Tuesday, October 18, 2011

Teaching geoscience to religious students

The blog En Tequila es Verdad posted an interesting article about teaching geoscience religious students. Ron Schott noted that taking a slow approach, introducing the scientific method, evidence, and how science is made, encourages them to critically think about the evidence and engage in the class. It's a great article, go check it out.

This article reminded me of a time in the 4th grade. Our class was learning about dinosaurs. I was talking with a friend about how dinosaurs were millions of years old. He replied with "but the Earth is only 6,000 years old." I can't remember exactly what my response was, but I do remember giving him a quizzical look. Being in elementary school, we weren't given a proof of how we know the age of the Earth. I accepted it on faith that the teacher was telling the truth, and probably on the fact that dinosaurs and rocks are really old and really COOL (thanks, Dad and ,uhh, probably Bill Nye, too). Hmm, now that I think about it, I wonder how much this plays into my rejecting religion from an early age? Eh, that thread is a quite off topic for this blog. How then can we give young kids the lines of evidence when teaching geoscience, or science for that matter?

What evidence can we present to show how we know rocks are really old? Show pictures of zircons? Well, then you're talking about radioactive decay and isotopes, way too advanced for elementary school. Maybe show a sedimentary rock and talk about how it formed into it's present form? Any elementary teachers out there with experiences/insight they'd like to share?

2 comments:

  1. I think the best way to teach children about deep time is the same way Hutton published his thoughts on the topic--show them a serious angular unconformity and get them thinking about how long it takes to deposit that much sediment, tilt it (+/- metamorphose it), erode it, and then deposit that much more on top of it.

    ReplyDelete
  2. The way I approached it with my Intro Geology classes was to mirror James Hutton's likely line of thought. Begin with Steno's Laws (Superposition, Original Horizontality, Lateral Continuity). These all make intuitive sense, thus don't raise any hackles. Then apply them in a view of the strata of the Grand Canyon (or some local exposure of relatively flat-lying sedimentary rocks); no discussion of absolute ages yet, just make sure they get the principles of relative age dating. Next, introduce them to Hutton's angular unconformity at Siccar Point. Work them through the types of rocks (sandstone, shale) and discuss geologic environments by which sand grains are eroded, transported, and deposited. Then there's burial and lithification. Finally some tectonic event causes these layers to be tilted. But that's not all; you have to erode all the overlying rock so that they get back to the surface as tilted rocks. And then you have to do all that over again! The coup de grâce is explaining Hutton's understanding of Hadrian's Wall. It was built by the Romans in the first century AD, and Hutton would have known this from written histories. By the time Hutton sees the wall in the 1780s its age is somewhere between a quarter and a third of the entire earth's history by a Creation = 4004BC perspective. And yet it still stands. Yes, it's overgrown and many boulders have fallen out of the wall, but they've hardly begun their process of weathering down to sand. Now think back to all the geologic events that had to occur for the Siccar Point unconformity to have formed, and with this single insight into the rates of geologic processes, it should immediately be clear how Hutton was able to apply naturalistic explanations to break free of the Biblical literalist interpretations of his time and not at all shocking that he would make the even greater leap to "... no vestige of a beginning, no prospect of an end..."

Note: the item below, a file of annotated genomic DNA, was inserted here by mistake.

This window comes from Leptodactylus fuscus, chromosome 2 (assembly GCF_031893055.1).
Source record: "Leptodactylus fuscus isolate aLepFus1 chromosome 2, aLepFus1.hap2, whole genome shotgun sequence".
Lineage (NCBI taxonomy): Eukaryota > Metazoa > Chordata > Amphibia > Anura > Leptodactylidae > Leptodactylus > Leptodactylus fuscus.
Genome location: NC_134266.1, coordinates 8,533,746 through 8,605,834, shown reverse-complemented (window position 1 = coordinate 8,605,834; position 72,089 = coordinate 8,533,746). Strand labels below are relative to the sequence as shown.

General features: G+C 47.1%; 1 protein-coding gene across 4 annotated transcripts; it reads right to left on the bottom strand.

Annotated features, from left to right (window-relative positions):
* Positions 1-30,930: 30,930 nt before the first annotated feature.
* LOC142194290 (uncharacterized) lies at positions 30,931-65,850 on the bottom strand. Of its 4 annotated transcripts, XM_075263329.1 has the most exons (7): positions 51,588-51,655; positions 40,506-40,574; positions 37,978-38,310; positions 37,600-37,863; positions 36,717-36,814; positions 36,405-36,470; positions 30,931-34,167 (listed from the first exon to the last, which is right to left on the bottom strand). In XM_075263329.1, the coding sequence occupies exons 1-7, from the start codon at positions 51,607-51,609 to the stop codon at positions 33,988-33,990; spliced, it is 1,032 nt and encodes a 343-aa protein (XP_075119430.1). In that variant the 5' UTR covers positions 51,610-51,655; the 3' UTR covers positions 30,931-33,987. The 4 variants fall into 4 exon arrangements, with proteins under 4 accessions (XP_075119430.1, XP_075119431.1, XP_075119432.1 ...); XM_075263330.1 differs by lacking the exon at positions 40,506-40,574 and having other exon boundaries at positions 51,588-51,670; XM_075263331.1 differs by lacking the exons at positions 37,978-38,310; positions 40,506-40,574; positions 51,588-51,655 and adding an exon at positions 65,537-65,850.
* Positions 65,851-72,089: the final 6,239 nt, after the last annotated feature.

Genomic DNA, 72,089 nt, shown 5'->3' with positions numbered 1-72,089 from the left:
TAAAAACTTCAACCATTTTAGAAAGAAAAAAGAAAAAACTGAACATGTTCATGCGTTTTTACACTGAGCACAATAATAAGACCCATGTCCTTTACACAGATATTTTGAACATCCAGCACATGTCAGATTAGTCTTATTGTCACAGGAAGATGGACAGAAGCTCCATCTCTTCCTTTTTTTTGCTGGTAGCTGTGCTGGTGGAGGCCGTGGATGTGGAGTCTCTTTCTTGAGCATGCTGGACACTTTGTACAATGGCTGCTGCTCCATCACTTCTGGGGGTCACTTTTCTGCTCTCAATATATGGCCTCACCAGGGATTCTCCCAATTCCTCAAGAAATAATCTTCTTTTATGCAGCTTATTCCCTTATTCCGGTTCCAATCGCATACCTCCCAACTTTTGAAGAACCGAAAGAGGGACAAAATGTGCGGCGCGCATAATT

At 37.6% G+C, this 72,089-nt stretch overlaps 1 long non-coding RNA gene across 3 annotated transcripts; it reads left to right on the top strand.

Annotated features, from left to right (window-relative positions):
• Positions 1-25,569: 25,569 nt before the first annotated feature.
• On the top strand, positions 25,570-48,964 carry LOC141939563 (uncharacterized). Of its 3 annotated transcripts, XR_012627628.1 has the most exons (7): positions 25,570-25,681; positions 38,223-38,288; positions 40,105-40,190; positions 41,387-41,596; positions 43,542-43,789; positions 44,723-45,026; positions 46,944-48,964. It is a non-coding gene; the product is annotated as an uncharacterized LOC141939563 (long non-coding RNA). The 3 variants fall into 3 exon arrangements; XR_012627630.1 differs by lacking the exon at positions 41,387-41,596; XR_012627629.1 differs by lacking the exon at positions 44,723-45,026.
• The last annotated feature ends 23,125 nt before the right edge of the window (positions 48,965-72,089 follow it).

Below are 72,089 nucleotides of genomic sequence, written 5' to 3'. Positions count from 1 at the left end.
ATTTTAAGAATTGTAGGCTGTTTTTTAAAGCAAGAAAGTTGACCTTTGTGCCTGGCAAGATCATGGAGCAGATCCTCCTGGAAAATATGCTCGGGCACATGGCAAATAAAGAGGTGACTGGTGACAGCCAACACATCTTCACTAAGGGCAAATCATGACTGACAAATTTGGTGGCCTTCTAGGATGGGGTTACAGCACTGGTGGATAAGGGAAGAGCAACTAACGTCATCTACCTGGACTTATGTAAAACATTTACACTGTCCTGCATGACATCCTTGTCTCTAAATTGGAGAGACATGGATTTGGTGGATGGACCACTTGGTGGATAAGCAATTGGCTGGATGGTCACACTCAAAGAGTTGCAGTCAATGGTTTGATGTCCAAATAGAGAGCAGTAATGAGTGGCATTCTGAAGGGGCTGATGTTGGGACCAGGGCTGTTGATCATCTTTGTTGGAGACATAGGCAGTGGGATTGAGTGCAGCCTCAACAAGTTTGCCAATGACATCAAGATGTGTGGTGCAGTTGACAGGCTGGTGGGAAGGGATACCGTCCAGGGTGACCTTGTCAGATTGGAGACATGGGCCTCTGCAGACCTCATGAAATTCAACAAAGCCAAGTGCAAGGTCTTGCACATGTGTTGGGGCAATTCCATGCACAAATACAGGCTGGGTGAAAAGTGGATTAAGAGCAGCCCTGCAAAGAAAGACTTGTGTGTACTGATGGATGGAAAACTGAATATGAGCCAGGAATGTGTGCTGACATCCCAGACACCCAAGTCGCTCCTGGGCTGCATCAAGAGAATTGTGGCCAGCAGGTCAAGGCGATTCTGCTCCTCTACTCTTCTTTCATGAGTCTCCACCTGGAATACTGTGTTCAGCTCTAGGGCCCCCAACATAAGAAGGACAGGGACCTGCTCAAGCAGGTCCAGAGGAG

ReplyDelete